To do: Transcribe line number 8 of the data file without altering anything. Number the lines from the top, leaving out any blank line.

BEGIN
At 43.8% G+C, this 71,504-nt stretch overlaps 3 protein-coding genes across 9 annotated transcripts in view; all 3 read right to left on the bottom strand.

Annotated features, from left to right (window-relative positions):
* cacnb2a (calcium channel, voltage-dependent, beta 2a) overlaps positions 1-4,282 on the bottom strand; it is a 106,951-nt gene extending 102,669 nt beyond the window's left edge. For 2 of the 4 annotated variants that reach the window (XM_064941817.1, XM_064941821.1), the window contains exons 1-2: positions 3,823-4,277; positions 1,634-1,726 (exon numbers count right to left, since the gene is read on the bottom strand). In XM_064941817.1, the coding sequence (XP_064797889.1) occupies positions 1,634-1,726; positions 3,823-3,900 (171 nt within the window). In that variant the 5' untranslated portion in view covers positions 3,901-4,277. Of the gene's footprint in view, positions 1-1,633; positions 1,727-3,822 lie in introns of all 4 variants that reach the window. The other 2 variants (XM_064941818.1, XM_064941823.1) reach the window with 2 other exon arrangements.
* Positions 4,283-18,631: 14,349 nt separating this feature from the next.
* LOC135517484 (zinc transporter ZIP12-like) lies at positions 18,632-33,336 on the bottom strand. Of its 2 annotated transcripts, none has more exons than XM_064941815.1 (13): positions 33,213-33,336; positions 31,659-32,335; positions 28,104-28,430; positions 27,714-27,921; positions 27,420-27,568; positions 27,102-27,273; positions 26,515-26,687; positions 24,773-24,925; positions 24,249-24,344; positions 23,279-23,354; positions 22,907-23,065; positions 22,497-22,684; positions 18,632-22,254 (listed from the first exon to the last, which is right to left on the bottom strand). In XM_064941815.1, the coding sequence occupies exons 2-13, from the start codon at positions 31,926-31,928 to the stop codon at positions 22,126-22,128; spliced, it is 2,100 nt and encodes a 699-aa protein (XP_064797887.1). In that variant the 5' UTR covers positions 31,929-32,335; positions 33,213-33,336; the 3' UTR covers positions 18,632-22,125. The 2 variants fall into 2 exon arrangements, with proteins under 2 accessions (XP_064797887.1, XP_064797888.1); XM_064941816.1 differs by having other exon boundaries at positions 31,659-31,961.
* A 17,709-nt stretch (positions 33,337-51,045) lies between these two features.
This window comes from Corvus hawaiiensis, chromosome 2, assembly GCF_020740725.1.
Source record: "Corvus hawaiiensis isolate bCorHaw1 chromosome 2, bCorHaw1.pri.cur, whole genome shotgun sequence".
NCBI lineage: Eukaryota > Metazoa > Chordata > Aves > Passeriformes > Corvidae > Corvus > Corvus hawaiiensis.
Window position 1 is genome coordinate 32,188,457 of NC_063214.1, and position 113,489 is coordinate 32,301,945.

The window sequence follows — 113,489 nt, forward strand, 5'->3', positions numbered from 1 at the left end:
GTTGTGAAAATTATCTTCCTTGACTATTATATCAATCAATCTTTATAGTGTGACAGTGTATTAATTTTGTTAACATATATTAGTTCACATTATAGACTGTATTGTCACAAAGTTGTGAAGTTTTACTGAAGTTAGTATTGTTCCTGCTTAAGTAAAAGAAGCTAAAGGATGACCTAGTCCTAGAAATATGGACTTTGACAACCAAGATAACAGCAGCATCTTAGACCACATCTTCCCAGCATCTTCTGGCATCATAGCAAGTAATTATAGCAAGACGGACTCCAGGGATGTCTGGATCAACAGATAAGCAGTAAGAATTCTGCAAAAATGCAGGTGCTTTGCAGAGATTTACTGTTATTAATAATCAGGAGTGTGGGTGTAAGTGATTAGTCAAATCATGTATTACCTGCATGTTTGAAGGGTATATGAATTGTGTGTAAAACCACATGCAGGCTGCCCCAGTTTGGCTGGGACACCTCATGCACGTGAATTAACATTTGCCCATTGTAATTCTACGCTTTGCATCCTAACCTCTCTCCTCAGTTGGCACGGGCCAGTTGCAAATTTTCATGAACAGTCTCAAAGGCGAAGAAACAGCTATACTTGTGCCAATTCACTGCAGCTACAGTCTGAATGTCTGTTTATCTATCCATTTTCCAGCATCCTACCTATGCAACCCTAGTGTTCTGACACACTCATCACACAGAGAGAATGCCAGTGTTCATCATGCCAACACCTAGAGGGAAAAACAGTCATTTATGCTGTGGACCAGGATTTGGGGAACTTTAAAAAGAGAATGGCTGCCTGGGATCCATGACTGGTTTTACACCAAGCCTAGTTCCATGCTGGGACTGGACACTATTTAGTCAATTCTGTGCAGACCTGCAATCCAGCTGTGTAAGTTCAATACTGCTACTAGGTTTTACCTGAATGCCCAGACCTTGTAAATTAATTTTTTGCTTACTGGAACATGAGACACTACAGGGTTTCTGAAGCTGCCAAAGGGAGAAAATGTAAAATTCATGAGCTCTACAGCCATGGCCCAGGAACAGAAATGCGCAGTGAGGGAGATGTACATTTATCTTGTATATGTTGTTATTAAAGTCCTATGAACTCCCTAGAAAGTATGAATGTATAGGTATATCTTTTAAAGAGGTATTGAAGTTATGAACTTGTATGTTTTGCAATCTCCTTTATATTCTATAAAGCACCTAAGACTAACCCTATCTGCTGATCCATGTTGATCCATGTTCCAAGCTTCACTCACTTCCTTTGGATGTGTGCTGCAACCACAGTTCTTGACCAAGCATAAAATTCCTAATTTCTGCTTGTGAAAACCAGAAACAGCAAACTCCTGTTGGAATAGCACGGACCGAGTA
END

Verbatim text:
Source record: "Corvus hawaiiensis isolate bCorHaw1 chromosome 2, bCorHaw1.pri.cur, whole genome shotgun sequence".